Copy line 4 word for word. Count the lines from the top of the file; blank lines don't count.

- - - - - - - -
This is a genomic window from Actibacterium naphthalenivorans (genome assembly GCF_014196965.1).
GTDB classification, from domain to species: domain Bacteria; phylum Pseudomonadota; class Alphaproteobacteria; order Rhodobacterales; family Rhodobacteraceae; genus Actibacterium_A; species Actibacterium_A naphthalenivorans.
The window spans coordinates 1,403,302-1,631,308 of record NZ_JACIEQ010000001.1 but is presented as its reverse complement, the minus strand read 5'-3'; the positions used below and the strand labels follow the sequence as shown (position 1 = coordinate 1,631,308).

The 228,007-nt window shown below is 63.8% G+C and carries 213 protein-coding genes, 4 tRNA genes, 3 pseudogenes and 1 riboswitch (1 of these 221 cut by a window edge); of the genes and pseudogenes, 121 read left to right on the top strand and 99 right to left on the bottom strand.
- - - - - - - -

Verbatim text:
The 228,007-nt window shown below is 63.8% G+C and carries 213 protein-coding genes, 4 tRNA genes, 3 pseudogenes and 1 riboswitch (1 of these 221 cut by a window edge); of the genes and pseudogenes, 121 read left to right on the top strand and 99 right to left on the bottom strand.